Where Did Mega’s Millions Go? Creditors Are Asking

The answer, say sources close to controlling shareholder Shraga Biran, is that the cash was poured into a raft of failed investments.

Moti Milrod

As Mega, Israel’s second-largest supermarket chain, teeters under the weight of 1.3 billion shekels ($343 million) in debt, its creditors are asking where all the profits from Mega’s best years have disappeared.

The chain's suppliers — both food makers and importers — are owed more than 700 million shekels. They want to know why they’re the ones who have to wait to get paid when, between 2006 and 2011, Alon Blue Square’s closely held parent company collected dividends worth more than twice that from the business.

Israel’s biggest supermarket chain after Super-Sol, Mega’s 1.3 billion shekels in debt is to banks as well as suppliers. Last month it reached an accord with unions for mass layoffs and branch closings aimed at slimming down the business. And last week it sought to reschedule its debts, prompting charges that its controlling shareholders weren’t contributing enough to turning the retailer around.

Unions are getting an equity stake in Mega in exchange for the layoffs and Alon Blue Square is offering creditors a debt-for-equity swap. But for now, Alon Blue Square has only offered to supply revolving credit to the supermarket chain to enable it to continue operations.

The pain at Mega worsened Thursday when a court issued an order protecting Eden Teva Market, the organic and health food chain 51%-owned by Mega, from creditors and appointed a trustee to manage the business.

In contrast to Mega’s suppliers, who have not been asked to write down any of their debt, Eden Teva Market is asking the court that it repay just 60% of its debt to suppliers over 12 payments. It would pay 75% of its debt to banks. Mega, meanwhile, is asking to buy the 49% of Eden Teva Market still controlled by its founder, Guy Provisor.

But Provisor is holding out for a high price. In a petition to the Tel Aviv District Economic Court, he asked that Mega and Alon Blue Square buy his stake for a company valuation as high as 77.6 million shekels.

Shares of Alon Blue Square, which have lost more than half their value in the past month, rose 3.3% on Thursday to 6.47 shekels.

Mega lost 762 million shekels between 2011 and the first quarter of this year, but as late as 2013, when the chain posted a 130-million-shekel loss, Alon Blue Square took a 100-million-shekel dividend. That last payout wasn’t in cash; it came in a reduction in Alon Blue Square’s debt to Mega.

Shraga Biran, whose 53% of Alon Holdings makes him Alon Blue Square’s controlling shareholder, hasn’t said a word in public about Mega’s problems since they fully emerged a month ago. But that hasn’t done anything to assure creditors.

Dividends burned

In his defense, sources close to Biran say the dividends didn’t go to Biran and other shareholders but stayed inside Alon Holdings, where they were used to invest in other businesses. Biran has taken only 21.2 million shekels in payouts over the last six years, the sources say.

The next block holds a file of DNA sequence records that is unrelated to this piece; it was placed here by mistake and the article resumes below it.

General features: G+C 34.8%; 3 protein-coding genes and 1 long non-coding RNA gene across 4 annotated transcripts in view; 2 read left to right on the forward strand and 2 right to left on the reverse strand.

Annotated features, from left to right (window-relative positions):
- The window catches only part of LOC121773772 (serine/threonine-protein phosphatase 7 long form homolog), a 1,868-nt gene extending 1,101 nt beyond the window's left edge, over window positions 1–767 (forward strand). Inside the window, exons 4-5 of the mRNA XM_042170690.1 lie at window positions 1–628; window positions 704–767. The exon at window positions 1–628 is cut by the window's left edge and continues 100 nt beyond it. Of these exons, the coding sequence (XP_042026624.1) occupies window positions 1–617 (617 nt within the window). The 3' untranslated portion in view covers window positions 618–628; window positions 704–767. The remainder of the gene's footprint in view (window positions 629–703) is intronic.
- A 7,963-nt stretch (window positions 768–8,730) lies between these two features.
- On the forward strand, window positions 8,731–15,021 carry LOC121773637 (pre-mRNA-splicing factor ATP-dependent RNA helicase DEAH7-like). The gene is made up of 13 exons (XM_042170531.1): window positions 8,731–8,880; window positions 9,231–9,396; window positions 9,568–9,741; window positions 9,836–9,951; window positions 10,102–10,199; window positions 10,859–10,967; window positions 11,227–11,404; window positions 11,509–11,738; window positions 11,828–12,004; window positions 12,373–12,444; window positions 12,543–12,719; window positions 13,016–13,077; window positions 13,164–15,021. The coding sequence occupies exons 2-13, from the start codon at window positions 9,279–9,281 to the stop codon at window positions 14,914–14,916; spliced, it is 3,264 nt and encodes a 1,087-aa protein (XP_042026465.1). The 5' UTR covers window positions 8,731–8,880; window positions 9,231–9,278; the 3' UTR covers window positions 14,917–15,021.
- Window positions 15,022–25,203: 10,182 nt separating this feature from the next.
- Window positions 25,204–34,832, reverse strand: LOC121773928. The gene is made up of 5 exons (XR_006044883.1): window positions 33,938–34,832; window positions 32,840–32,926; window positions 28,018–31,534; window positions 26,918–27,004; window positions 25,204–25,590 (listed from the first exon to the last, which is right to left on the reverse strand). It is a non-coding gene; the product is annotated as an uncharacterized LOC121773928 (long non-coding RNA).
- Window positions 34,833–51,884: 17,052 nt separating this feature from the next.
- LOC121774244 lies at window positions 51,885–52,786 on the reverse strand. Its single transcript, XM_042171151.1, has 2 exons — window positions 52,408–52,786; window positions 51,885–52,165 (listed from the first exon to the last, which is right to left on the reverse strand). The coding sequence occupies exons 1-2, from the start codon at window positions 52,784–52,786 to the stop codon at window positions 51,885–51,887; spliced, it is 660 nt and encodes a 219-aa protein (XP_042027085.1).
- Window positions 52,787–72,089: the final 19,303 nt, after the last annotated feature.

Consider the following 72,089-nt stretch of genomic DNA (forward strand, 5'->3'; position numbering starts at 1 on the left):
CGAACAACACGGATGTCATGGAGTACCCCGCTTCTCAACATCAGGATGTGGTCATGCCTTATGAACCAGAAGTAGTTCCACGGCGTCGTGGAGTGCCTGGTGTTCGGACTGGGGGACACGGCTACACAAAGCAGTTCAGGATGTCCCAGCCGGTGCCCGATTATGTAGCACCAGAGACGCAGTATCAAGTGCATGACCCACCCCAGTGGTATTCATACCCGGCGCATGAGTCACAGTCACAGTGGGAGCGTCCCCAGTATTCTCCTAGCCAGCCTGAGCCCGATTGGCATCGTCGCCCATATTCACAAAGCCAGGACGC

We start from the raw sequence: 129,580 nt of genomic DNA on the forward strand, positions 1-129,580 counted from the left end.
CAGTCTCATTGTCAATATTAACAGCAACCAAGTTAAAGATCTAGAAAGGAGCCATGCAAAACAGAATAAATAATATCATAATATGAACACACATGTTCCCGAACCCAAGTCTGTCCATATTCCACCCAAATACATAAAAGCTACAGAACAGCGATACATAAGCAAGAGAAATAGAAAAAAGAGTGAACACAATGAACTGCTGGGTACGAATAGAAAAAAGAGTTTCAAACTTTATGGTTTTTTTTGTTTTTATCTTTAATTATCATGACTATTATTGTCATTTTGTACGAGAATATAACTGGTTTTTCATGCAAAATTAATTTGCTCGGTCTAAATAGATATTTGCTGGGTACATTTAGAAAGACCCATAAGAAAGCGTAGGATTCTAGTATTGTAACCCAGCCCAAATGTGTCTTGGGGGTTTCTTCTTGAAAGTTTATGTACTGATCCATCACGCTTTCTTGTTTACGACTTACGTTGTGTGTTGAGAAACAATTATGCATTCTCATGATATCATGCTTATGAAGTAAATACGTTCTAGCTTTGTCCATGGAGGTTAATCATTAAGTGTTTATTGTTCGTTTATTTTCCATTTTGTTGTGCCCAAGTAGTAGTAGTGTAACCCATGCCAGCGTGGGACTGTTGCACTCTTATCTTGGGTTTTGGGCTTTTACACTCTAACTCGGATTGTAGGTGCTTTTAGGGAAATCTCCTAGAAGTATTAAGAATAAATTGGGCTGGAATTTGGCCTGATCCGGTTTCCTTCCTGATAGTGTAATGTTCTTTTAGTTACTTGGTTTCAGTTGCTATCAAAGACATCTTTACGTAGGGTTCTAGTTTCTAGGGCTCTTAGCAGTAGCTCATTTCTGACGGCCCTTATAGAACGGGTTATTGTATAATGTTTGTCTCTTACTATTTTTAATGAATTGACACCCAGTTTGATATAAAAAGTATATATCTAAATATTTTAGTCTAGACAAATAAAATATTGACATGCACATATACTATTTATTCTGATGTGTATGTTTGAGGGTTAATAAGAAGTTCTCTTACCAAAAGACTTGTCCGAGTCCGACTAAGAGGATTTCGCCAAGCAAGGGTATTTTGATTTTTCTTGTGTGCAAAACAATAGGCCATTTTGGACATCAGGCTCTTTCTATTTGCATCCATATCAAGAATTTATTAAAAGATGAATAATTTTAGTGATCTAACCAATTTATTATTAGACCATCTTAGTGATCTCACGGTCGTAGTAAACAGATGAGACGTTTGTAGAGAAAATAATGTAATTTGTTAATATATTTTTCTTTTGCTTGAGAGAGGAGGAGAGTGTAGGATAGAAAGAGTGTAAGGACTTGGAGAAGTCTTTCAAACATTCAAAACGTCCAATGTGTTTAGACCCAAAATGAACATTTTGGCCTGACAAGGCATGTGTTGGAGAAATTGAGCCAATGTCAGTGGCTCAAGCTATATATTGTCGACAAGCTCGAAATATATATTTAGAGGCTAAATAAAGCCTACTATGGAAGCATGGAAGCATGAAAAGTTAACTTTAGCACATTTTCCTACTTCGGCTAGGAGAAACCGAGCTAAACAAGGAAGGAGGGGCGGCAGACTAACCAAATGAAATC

“Almost all the dividends were burned up by failed investments,” said one source, adding that the trail of red ink from a series of money-losing investments was blazed by David Wiessman, the long-serving CEO who led an ambitious but flawed plan to create a retail empire. Wiessman and Biran — relatives and longtime business partners — have turned against each other as the business Wiessman built has unraveled.

At the end of last year, Wiessman was replaced as Alon Blue Square CEO by Avigdor Kaplan, who is now struggling to turn around Mega. On Thursday, Alon Blue Square said Wiessman had resigned from its board of directors, where he sat since 2003.

One money-losing investment was Bee, a group that included the housewares retailers Naaman, Vardinon and Sheshet, as well as the toy store chain Kfar Hashashuim and Dr. Baby. Together the group burned through 250 million shekels.

Alon Blue Square lost another 115 million shekels in the startup cellphone operator, YouPhone, which offered service by piggybacking on existing networks. With 80,000 subscribers, YouPhone failed to capture a major share of the market when the cellphone industry was open to competition, and last week was sold to Pelephone for a piece of future revenues. For now, Alon Blue Square isn’t seeing anything for its investment.

The AM:PM chain of 24-hour groceries, for which Alon Blue Square paid 146 million shekels for the original business and invested another 34 million expanding it, was another failed investment. It’s now on the block for 80 million, sources close to Biran say. In fact, AM:PM does considerably more damage; its stores are open on Shabbat, so ultra-Orthodox Jews boycott Mega.

Another big money loser for Alon Blue Square was Pizza Hut, which lost it 74 million shekels while 30 million was sunk into a new logistics center for Mega at Kibbutz Eyal. Mega shut it down just a little over a year after it was opened.

One of the costliest mistakes made during the Wiessman years was converting branches of the Mega Bool brand to the You discount format. Making over the stores cost the company 80 million shekels; an ad campaign for the new brand another 200 million shekels.

Mega is shuttering most of its You supermarkets under the retrenchment plan, so it’s unlikely the company will ever see a return on its investments.

The sources give Wiessman credit for a few successful strategies, notably Alon USA, the company’s energy business in the United States, and Dor Alon, its Israeli counterpart. But the returns from those businesses were eaten up by the interest costs of the 2 billion shekels in bond issues by Alon Blue Square to finance its investment program, the sources say.

With reporting by Omri Zerachovitz